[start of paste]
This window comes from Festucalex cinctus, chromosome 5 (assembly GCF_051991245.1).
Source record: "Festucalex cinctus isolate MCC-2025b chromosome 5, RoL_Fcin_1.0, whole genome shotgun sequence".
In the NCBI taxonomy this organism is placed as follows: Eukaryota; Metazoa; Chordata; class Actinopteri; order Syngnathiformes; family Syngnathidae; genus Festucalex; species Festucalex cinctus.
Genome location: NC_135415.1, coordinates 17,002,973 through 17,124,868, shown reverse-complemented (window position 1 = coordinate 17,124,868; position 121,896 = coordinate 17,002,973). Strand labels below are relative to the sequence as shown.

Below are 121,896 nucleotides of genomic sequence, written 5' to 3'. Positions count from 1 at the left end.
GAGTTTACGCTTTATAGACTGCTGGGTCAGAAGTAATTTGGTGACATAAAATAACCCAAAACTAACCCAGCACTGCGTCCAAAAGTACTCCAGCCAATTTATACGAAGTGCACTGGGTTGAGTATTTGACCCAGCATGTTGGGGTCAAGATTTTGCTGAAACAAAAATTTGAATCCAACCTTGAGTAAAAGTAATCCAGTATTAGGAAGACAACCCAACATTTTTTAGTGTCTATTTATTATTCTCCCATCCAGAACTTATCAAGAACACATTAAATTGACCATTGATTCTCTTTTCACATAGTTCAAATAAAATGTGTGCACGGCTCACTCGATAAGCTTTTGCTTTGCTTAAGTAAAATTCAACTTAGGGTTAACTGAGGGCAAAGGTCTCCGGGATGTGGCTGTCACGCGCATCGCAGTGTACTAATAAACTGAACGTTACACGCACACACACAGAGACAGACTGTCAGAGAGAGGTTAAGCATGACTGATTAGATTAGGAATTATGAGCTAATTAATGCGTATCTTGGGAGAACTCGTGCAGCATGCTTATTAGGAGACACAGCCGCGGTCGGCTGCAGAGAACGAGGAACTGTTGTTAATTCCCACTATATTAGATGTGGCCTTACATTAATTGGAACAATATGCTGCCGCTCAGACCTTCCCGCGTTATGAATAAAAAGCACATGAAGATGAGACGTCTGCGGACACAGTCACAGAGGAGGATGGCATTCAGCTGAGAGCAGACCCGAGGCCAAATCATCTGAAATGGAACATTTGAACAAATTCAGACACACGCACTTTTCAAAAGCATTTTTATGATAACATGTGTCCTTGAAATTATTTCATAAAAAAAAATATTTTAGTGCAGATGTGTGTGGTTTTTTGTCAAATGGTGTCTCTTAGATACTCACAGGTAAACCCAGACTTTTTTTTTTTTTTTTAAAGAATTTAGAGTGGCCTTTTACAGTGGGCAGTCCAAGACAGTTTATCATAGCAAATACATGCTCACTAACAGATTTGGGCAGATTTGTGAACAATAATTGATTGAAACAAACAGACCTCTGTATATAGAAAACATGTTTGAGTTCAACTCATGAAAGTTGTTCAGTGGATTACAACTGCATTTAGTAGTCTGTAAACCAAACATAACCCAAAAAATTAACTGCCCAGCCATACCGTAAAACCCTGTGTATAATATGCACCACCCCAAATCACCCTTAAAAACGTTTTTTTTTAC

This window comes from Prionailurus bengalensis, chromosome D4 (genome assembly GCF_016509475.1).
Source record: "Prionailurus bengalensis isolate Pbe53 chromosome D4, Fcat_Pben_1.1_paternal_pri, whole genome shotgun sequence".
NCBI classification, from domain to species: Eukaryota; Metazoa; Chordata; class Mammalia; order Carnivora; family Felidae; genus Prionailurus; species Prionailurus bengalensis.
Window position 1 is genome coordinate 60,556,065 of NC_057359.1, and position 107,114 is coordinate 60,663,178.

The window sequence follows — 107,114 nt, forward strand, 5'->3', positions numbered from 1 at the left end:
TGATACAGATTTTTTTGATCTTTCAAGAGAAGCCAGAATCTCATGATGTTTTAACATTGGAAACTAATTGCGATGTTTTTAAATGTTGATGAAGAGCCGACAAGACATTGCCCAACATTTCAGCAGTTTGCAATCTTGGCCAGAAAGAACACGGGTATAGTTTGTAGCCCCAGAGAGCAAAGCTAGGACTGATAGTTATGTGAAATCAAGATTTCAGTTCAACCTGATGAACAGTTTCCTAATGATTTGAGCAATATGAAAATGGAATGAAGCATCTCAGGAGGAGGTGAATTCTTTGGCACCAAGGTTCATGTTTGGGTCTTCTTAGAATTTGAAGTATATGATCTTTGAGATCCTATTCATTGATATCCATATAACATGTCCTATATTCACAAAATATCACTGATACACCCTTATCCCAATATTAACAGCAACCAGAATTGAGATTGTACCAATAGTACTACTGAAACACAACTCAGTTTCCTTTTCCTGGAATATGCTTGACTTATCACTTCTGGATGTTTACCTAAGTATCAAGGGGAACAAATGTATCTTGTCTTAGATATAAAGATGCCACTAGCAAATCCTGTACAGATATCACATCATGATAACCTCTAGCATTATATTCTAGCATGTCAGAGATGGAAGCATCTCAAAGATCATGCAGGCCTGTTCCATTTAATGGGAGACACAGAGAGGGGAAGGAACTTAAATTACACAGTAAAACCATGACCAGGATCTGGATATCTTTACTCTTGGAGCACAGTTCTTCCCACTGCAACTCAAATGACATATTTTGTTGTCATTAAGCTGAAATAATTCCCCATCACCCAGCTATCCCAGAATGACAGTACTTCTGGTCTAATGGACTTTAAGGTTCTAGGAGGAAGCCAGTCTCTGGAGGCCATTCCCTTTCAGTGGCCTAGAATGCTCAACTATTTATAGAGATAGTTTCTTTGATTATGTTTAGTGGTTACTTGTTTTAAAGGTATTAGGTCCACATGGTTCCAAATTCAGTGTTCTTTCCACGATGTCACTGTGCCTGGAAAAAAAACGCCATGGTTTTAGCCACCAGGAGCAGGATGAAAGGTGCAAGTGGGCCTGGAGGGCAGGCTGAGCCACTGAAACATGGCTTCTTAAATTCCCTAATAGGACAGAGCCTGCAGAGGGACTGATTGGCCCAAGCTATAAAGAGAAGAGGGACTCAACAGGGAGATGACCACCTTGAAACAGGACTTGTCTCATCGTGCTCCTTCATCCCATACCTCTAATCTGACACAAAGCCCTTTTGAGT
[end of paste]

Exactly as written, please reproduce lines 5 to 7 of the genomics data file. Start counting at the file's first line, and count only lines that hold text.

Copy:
Below are 121,896 nucleotides of genomic sequence, written 5' to 3'. Positions count from 1 at the left end.
GAGTTTACGCTTTATAGACTGCTGGGTCAGAAGTAATTTGGTGACATAAAATAACCCAAAACTAACCCAGCACTGCGTCCAAAAGTACTCCAGCCAATTTATACGAAGTGCACTGGGTTGAGTATTTGACCCAGCATGTTGGGGTCAAGATTTTGCTGAAACAAAAATTTGAATCCAACCTTGAGTAAAAGTAATCCAGTATTAGGAAGACAACCCAACATTTTTTAGTGTCTATTTATTATTCTCCCATCCAGAACTTATCAAGAACACATTAAATTGACCATTGATTCTCTTTTCACATAGTTCAAATAAAATGTGTGCACGGCTCACTCGATAAGCTTTTGCTTTGCTTAAGTAAAATTCAACTTAGGGTTAACTGAGGGCAAAGGTCTCCGGGATGTGGCTGTCACGCGCATCGCAGTGTACTAATAAACTGAACGTTACACGCACACACACAGAGACAGACTGTCAGAGAGAGGTTAAGCATGACTGATTAGATTAGGAATTATGAGCTAATTAATGCGTATCTTGGGAGAACTCGTGCAGCATGCTTATTAGGAGACACAGCCGCGGTCGGCTGCAGAGAACGAGGAACTGTTGTTAATTCCCACTATATTAGATGTGGCCTTACATTAATTGGAACAATATGCTGCCGCTCAGACCTTCCCGCGTTATGAATAAAAAGCACATGAAGATGAGACGTCTGCGGACACAGTCACAGAGGAGGATGGCATTCAGCTGAGAGCAGACCCGAGGCCAAATCATCTGAAATGGAACATTTGAACAAATTCAGACACACGCACTTTTCAAAAGCATTTTTATGATAACATGTGTCCTTGAAATTATTTCATAAAAAAAAATATTTTAGTGCAGATGTGTGTGGTTTTTTGTCAAATGGTGTCTCTTAGATACTCACAGGTAAACCCAGACTTTTTTTTTTTTTTTTAAAGAATTTAGAGTGGCCTTTTACAGTGGGCAGTCCAAGACAGTTTATCATAGCAAATACATGCTCACTAACAGATTTGGGCAGATTTGTGAACAATAATTGATTGAAACAAACAGACCTCTGTATATAGAAAACATGTTTGAGTTCAACTCATGAAAGTTGTTCAGTGGATTACAACTGCATTTAGTAGTCTGTAAACCAAACATAACCCAAAAAATTAACTGCCCAGCCATACCGTAAAACCCTGTGTATAATATGCACCACCCCAAATCACCCTTAAAAACGTTTTTTTTTAC

This window comes from Prionailurus bengalensis, chromosome D4 (genome assembly GCF_016509475.1).